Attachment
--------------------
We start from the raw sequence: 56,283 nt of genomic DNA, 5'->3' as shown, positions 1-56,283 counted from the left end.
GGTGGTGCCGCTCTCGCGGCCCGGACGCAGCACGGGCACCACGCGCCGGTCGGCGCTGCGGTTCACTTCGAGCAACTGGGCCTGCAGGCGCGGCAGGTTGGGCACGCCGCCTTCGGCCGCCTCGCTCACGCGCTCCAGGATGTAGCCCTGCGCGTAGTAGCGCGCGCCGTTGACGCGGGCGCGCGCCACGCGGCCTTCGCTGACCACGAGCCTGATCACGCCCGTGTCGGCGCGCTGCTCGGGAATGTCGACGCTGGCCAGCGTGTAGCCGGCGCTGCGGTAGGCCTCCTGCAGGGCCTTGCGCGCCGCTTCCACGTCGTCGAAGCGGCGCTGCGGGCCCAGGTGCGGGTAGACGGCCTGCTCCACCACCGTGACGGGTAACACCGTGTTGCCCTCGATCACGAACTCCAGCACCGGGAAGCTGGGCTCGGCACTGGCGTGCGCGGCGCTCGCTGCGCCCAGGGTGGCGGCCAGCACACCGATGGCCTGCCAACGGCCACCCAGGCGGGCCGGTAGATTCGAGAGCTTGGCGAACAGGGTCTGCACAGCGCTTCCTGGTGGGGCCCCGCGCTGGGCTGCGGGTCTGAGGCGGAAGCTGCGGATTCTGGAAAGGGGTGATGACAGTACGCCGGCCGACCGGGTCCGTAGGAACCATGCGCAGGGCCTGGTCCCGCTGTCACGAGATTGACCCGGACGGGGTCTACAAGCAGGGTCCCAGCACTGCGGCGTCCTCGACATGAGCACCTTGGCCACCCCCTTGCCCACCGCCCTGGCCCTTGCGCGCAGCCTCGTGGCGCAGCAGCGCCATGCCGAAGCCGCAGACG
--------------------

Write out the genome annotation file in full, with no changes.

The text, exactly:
We start from the raw sequence: 56,283 nt of genomic DNA, 5'->3' as shown, positions 1-56,283 counted from the left end.
GGTGGTGCCGCTCTCGCGGCCCGGACGCAGCACGGGCACCACGCGCCGGTCGGCGCTGCGGTTCACTTCGAGCAACTGGGCCTGCAGGCGCGGCAGGTTGGGCACGCCGCCTTCGGCCGCCTCGCTCACGCGCTCCAGGATGTAGCCCTGCGCGTAGTAGCGCGCGCCGTTGACGCGGGCGCGCGCCACGCGGCCTTCGCTGACCACGAGCCTGATCACGCCCGTGTCGGCGCGCTGCTCGGGAATGTCGACGCTGGCCAGCGTGTAGCCGGCGCTGCGGTAGGCCTCCTGCAGGGCCTTGCGCGCCGCTTCCACGTCGTCGAAGCGGCGCTGCGGGCCCAGGTGCGGGTAGACGGCCTGCTCCACCACCGTGACGGGTAACACCGTGTTGCCCTCGATCACGAACTCCAGCACCGGGAAGCTGGGCTCGGCACTGGCGTGCGCGGCGCTCGCTGCGCCCAGGGTGGCGGCCAGCACACCGATGGCCTGCCAACGGCCACCCAGGCGGGCCGGTAGATTCGAGAGCTTGGCGAACAGGGTCTGCACAGCGCTTCCTGGTGGGGCCCCGCGCTGGGCTGCGGGTCTGAGGCGGAAGCTGCGGATTCTGGAAAGGGGTGATGACAGTACGCCGGCCGACCGGGTCCGTAGGAACCATGCGCAGGGCCTGGTCCCGCTGTCACGAGATTGACCCGGACGGGGTCTACAAGCAGGGTCCCAGCACTGCGGCGTCCTCGACATGAGCACCTTGGCCACCCCCTTGCCCACCGCCCTGGCCCTTGCGCGCAGCCTCGTGGCGCAGCAGCGCCATGCCGAAGCCGCAGACG